Pre and Post Presidential Election, Jocelyn Hernandez ’23

The 2020 presidential election was a significant one for me because it was the first time that I was able to vote. One of the main avenues I turned to for support pre-election was Holy Cross’ Latin American Student Organization (LASO). In February, I attended the “Exploring the Candidates with LASO” where I heard from different HC students who each interned with Democratic candidates during the January term. This event was insightful for me because it allowed me to learn more about the Democratic candidates’ policies and values. I was glad to see that LASO continued to provide this space even virtually by contributing an episode on the 2020 election to their Spotify podcast channel, Viva La Cultura. Something I appreciated from the podcast was being able to hear other Latinx students reflect on the toll that the election was having on them because I was able to realize that I was not the only one who was experiencing the same urge for the election to happen. 

During the week of the election, I was not getting much sleep or able to get much work done either because I found myself constantly refreshing the electoral college map on my phone. It was also difficult for me to focus in class because of the anxious feeling of wanting to know who won the election. However, I also understood that every vote had to be counted and because of the mail-in votes, it may take some time. By the end of the week, I was thankful for the right to vote and democracy.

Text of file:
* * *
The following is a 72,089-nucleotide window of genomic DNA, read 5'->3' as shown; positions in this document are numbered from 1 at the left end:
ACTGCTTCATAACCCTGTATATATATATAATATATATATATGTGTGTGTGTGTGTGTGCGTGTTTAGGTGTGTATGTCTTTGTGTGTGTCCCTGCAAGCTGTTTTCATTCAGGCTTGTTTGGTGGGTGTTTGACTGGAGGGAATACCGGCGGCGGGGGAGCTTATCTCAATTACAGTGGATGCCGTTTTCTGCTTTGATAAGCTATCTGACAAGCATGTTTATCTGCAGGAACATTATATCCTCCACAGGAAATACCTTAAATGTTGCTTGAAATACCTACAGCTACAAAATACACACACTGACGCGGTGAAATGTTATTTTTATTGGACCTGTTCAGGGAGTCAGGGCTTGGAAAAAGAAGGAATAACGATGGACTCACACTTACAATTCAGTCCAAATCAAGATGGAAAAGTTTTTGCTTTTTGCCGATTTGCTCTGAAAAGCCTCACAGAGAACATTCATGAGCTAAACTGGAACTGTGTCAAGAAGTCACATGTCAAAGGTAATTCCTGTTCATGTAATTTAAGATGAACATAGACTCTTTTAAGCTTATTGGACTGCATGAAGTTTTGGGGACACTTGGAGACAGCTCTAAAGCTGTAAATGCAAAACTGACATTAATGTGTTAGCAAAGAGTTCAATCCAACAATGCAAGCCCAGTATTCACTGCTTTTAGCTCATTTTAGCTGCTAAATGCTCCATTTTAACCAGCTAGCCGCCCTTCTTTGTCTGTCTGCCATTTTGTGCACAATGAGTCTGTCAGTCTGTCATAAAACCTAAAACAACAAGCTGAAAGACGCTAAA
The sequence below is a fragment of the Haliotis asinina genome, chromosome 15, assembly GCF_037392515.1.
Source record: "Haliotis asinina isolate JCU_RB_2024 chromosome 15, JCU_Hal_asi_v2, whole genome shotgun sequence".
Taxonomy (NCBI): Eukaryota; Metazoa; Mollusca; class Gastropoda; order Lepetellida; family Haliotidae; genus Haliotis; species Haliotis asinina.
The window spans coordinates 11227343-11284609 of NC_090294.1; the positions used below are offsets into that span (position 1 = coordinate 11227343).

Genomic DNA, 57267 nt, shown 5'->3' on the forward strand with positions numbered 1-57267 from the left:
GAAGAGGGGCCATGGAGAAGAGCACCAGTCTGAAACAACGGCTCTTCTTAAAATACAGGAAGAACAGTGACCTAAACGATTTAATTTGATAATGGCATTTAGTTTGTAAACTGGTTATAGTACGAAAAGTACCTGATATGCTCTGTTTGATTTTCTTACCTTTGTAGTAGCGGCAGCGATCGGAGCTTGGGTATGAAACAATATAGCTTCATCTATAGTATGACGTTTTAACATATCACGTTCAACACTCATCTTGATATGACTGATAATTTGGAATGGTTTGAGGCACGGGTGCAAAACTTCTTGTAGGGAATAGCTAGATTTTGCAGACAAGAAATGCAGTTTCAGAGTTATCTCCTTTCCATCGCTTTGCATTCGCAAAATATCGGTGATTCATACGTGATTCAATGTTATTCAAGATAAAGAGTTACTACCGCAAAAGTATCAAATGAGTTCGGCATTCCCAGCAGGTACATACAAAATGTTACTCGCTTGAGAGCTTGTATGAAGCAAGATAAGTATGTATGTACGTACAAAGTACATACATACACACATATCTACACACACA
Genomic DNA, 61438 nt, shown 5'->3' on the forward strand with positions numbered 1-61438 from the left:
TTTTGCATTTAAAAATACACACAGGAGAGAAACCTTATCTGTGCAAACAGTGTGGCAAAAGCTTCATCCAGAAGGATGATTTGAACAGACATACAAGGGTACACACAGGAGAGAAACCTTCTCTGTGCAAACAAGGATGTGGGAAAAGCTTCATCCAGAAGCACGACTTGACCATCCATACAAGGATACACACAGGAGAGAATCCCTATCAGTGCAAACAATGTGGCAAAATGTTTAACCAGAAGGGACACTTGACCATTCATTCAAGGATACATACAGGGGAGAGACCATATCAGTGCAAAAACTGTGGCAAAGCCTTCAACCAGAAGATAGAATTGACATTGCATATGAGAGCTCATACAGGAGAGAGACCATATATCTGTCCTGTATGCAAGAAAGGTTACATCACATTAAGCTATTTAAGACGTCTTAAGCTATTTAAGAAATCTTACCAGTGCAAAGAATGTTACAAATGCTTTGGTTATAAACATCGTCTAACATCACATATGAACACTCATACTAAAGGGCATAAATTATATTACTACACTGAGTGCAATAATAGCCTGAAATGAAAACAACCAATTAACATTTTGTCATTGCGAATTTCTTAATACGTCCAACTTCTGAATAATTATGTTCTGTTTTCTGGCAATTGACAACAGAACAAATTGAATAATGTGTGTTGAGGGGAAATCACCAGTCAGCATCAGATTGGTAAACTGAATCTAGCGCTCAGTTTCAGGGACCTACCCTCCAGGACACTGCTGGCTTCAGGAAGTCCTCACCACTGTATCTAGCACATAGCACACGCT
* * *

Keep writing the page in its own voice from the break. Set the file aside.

I vividly remember exactly what I was doing when Joe Biden was named the winner in Pennsylvania. I am sure that this is a moment that I will remember for the rest of my life. My mother came into my room and we both cried together because we both knew what was at stake. I remember calling my father to tell him the news and the sigh of relief I heard from his voice because Biden winning meant that his temporary status in the US would be safe. I remember how happy my heart felt as I watched the news covering the celebration in Philadelphia, DC, and New York. 

Something else I was appreciative of was the Women of Color Reacting to the Election space that Professor Rodrigues and Xochitl Tapia’ 21 provided for women of color because it allowed me to reflect and share my thoughts on the election with other women who had the same perspective as me as well as the same experiences on campus. For me, it was heartwarming to connect with Professor Rodrigues and the other participants. My favorite part of the event was how everyone was listening to each other because it made me feel a lot better about the election and the aftermath of counting the votes. 

A week and a half after the release of the election results, I am hopeful for the Biden Harris administration. For me, as we enter this period before their inauguration, it is important to hold both Biden and Harris accountable for the policies and plans that they highlighted during their campaign. Three of the main issues important to me are stopping systemic racism, immigration reform and providing a more accessible legal process to citizenship for immigrants, and the COVID-19 plan. As their inauguration approaches, I will be doing everything I can do to continue to stay involved and seek ways where I can help continue to promote and enforce change. 

It’s also important to hold the Biden and Harris administration accountable for my CBL site. When volunteering at Ascentria, I work with unaccompanied refugee minors by tutoring and helping them learn English. Ascentria provides the academic and emotional support needed for their students to adapt to a new country and environment. One of the most inspiring things about Ascentria students is their hope and determination to continue to pursue their education and create a better life for themselves. Having policies that include refugee minors is important to the population that I work with because without these policies, refugee minors would not be able to obtain the education they deserve.

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